What would have actually helped quite a bit was having some cheat sheets on character creation. I was only able to use the PDF on my iPad and PC, so what took the most time was letting them each have a chance to read over their options.

Even if you go with the pre-made route, I’d recommend giving them some things they can customize so they can get a sense of ownership of the characters.

Good luck!

#26 Comment By Blackjack On December 10, 2014 @ 10:25 pm

I very carefully avoided saying I would use pre-made characters. 😉 I wouldn’t want to take away from the youngsters the joy of individualizing their character. From watching my nephews and nieces play I expect that that alone would be half the fun for some of them! My plan would be to be ready with half-made characters, kits of common skills and equipment, and coaching to use as necessary in case the kids get too bogged down with the process. Because another thing I see from watching my nephews and nieces play is that if a game gets too hard or dull for more than a few minutes, they lose interest.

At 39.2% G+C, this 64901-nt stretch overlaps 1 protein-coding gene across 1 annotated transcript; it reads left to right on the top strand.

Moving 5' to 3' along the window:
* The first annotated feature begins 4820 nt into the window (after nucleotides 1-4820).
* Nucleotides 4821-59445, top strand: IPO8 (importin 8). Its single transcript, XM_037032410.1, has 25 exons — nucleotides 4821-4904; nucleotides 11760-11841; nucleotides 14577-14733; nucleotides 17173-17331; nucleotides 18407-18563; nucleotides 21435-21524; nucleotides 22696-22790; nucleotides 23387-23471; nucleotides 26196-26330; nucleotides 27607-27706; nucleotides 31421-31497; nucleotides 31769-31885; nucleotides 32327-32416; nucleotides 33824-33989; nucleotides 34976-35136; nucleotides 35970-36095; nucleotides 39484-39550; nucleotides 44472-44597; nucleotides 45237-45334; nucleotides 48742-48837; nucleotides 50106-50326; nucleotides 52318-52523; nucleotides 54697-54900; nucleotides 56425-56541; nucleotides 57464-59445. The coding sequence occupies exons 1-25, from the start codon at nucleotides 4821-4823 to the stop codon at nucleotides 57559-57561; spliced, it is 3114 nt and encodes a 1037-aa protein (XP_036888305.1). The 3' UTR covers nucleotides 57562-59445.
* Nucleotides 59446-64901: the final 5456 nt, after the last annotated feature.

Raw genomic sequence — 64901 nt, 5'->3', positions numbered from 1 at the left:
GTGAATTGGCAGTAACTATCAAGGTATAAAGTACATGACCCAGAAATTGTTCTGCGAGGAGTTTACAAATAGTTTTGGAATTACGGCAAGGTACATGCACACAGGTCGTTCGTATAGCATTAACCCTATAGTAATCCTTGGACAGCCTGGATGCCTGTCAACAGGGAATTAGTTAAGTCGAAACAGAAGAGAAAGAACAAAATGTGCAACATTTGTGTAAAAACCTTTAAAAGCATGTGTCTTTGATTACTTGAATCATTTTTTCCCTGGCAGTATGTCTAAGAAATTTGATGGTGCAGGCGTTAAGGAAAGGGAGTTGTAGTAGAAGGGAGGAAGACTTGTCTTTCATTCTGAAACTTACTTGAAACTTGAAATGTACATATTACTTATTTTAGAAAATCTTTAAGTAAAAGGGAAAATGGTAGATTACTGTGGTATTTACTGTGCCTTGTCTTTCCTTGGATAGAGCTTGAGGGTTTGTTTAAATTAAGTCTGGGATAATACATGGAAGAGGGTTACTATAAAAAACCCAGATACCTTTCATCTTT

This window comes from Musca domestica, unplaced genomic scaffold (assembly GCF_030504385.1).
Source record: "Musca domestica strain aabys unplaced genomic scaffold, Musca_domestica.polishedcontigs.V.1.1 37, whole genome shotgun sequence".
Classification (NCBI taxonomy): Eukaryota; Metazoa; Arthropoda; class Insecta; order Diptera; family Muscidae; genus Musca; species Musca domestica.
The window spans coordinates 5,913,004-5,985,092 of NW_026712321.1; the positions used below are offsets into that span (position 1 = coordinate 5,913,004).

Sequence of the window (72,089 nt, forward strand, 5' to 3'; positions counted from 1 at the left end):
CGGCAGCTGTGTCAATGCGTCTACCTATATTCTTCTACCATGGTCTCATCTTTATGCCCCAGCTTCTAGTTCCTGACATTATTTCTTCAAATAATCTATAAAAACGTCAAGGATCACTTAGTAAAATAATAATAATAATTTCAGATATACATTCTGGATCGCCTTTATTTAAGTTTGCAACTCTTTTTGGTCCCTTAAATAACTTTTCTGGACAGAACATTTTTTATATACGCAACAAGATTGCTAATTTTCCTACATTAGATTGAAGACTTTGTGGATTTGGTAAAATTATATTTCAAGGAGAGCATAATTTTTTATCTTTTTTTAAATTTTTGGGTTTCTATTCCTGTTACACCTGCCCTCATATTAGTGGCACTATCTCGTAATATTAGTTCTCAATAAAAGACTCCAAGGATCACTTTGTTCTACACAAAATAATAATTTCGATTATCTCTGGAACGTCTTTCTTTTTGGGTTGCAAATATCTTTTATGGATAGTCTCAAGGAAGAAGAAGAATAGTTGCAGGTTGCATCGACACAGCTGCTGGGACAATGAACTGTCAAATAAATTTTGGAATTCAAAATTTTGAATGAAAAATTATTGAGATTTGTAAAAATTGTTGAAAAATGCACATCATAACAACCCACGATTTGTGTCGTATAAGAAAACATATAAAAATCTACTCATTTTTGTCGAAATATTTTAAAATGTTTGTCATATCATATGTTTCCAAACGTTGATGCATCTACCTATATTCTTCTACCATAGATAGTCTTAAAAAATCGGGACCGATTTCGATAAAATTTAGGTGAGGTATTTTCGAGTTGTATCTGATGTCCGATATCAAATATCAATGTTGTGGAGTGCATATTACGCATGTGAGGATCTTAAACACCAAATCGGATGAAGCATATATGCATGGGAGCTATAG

#27 Comment By Roxysteve On December 11, 2014 @ 10:56 am

Love it.

At the split party threat I’d have been tempted to have a couple of goblins unseen out in the shadows start discussing how great it would be if they split up.

I know, I know; you’ve seen the Stupid Guards so may times you are sick of them, but kids can get a kick out of nitwits who give them good advice – especially if you do the voices. Think of Gollum in The Hobbit movie. Useful Comic Relief.

#28 Comment By Eric the GM On December 11, 2014 @ 1:21 pm

GREAT article.

A couple of years ago, I ran my daughter and niece, both 12 at the time, through the PF Beginner Box. They both had a good time but my daughter really grabbed it.

We started playing PFS games at our local game store and now we have a group playing a homebrew campaign at our house.

#29 Comment By iteradnecem On February 22, 2015 @ 4:26 pm

Good article.
I’ve recently run several games for my younger siblings and they’ve taken to it quite well actually, faster than friends that I’ve introduced tend to!